AI-Powered Cybercrime Poses Major Threats to Your Company Data

AI-Powered Cybercrime poses major threat to company data graphic.

The following blog is based on a presentation the CEO of CyberFortress recently delivered at TechConnect Live, Ireland’s largest business and technology exhibition.

 

Cybercrime is at an all-time high, and ransomware has emerged as one of the most pervasive — and disastrous— threats. Every 11 seconds, another business experiences a ransomware attack, according to current research from Veeam. Successful cybercrime strikes can paralyze an organization, harming not only its sensitive company data, but also its bottom line and reputation. Even companies that reluctantly fork over the ransom aren’t guaranteed a full data recovery. Victims that pay up have a one-in-three chance that they won’t get back all their company data.  

 

Hackers manage to penetrate defenses by targeting vulnerabilities such as upgrades and missed software patches. Increasingly, they’re using artificial intelligence (AI), machine learning  (ML) and deep learning (DL) to power their attacks. This trend has serious implications for data protection in general and backups in particular. It’s worth digging a little deeper into AI, ML and DL to understand how cybercriminals are weaponizing these technologies and learn how to defend against these cybersecurity threats.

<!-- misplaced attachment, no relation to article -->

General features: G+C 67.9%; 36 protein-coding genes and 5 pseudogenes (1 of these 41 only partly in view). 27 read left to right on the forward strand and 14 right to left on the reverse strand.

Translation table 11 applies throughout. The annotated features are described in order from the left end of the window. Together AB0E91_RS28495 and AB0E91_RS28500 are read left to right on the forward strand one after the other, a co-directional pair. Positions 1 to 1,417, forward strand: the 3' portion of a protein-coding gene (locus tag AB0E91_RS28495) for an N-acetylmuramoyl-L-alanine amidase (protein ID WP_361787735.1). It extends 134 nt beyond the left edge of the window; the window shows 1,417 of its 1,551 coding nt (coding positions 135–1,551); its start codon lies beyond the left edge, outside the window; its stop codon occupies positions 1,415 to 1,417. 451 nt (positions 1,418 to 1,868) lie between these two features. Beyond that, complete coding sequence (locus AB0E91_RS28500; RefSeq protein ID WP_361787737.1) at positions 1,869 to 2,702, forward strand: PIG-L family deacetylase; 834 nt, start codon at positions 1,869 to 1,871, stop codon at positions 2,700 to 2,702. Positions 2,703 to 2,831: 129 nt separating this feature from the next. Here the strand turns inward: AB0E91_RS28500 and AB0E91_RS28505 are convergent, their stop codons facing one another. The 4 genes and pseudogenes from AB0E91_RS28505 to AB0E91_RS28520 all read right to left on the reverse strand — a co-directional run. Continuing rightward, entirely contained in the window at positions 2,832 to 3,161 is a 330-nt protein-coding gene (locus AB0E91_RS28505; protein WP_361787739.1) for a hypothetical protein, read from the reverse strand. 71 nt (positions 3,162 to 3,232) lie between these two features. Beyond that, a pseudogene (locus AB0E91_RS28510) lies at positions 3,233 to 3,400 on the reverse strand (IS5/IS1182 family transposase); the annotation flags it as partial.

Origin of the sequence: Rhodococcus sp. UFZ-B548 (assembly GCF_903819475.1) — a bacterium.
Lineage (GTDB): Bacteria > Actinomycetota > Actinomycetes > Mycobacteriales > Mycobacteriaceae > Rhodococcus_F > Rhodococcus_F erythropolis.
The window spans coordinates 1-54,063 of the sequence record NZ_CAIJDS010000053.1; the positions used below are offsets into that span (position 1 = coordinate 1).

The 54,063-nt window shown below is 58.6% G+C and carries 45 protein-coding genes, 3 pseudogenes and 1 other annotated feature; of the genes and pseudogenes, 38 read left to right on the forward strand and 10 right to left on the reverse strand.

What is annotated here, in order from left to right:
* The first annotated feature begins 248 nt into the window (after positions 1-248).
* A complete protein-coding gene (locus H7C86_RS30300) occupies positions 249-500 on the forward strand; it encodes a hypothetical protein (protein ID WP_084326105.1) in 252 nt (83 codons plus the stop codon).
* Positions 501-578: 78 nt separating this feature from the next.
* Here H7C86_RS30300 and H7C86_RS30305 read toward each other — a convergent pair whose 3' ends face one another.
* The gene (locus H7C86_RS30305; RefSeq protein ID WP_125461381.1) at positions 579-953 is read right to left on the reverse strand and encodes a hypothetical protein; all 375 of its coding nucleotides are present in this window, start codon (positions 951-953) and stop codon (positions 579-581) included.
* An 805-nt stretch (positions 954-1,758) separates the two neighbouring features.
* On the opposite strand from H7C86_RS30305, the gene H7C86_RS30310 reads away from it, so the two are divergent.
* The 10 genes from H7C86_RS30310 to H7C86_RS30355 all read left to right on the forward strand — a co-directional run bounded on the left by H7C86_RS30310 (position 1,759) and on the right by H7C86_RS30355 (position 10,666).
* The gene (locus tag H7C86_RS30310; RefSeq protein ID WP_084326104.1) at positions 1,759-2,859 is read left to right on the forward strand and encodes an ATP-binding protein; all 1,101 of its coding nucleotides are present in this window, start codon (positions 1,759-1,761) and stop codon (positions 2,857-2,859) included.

The Tech and Tools Involved

AI is a general term that refers to any machine or software that completes tasks that would ordinarily require human intelligence. At the outset, tic-tac-toe programs were considered a form of AI, but those days are long gone. Today, AI is usually applied to much more challenging tasks like natural language processing (NLP) or beating a professional Go player. AI is typically very good at doing narrow tasks, but it requires a lot of training even for those.

Machine learning is a subset of AI that can adapt and improve, typically with a bit of human help. It’s often used for image and voice recognition, understanding text and NLP. This technology enables everything from virtual assistants such as Siri to chatbots, and from streaming services’ video recommendations to spam filters.

Deep learning is a subset of ML. It uses a multi-layered neural network to mimic the way human minds learn, and it does so without human intervention. One of the early applications of ML was AlphaGo, which made history by beating a Go world champion in a tournament. Deep learning is used in autonomous vehicles, popularly known as self-driving cars, which rely on it to collect and analyze data, make decisions and perform actions a human driver would normally handle.